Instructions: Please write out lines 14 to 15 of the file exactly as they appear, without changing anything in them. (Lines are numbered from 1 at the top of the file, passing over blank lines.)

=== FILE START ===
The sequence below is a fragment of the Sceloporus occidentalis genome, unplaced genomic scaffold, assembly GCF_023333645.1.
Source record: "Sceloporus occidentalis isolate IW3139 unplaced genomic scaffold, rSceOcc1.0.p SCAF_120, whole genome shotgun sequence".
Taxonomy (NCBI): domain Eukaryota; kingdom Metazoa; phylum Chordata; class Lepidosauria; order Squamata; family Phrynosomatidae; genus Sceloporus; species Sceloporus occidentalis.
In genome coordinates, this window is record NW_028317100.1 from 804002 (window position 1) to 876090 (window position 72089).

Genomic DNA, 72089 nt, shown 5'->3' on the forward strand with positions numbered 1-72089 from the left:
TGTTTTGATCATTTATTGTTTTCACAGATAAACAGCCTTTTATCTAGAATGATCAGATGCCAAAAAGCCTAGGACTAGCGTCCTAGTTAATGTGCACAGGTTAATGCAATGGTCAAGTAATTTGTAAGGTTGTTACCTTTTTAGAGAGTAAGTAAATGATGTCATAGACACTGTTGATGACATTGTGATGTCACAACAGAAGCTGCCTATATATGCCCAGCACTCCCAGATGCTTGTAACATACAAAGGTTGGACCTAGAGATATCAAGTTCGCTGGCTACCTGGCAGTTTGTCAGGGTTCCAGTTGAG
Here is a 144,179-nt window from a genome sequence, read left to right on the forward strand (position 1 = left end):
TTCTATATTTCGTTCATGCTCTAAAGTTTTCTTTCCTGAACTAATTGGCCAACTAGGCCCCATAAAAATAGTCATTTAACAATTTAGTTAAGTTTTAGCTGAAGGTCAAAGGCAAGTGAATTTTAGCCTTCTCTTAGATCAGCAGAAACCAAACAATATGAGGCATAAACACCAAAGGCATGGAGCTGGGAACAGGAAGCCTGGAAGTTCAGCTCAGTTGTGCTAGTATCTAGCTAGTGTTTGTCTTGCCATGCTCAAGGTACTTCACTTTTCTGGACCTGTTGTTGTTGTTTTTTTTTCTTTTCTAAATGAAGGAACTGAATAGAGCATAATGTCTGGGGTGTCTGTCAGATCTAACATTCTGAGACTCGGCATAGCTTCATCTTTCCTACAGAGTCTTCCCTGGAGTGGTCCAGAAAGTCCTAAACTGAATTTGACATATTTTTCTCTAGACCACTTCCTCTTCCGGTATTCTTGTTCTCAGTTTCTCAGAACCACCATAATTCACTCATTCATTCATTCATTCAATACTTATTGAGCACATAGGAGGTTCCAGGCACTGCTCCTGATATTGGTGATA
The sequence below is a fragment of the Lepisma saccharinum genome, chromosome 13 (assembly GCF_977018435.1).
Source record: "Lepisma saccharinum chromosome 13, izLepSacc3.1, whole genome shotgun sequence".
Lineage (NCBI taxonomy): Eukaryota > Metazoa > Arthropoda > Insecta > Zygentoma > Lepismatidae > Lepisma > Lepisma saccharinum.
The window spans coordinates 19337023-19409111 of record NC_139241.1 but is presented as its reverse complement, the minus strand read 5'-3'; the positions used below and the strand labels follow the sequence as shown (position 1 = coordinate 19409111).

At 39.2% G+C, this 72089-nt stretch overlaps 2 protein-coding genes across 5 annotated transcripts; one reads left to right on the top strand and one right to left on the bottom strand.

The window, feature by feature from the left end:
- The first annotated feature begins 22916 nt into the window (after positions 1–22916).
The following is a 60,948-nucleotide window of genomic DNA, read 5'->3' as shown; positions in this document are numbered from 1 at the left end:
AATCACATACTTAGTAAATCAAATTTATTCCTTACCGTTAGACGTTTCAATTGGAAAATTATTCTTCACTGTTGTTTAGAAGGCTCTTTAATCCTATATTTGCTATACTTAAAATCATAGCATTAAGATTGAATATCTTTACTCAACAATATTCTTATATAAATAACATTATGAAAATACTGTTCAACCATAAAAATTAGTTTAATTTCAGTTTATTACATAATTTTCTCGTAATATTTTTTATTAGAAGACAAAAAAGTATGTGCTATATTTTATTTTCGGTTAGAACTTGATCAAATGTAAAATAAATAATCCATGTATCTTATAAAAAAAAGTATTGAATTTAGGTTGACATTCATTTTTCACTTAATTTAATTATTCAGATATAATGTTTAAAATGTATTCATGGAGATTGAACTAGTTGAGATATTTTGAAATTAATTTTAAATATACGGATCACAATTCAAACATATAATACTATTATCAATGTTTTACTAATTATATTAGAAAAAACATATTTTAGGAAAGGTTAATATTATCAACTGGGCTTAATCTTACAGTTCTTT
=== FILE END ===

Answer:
The window, feature by feature from the left end:
- The first annotated feature begins 22916 nt into the window (after positions 1–22916).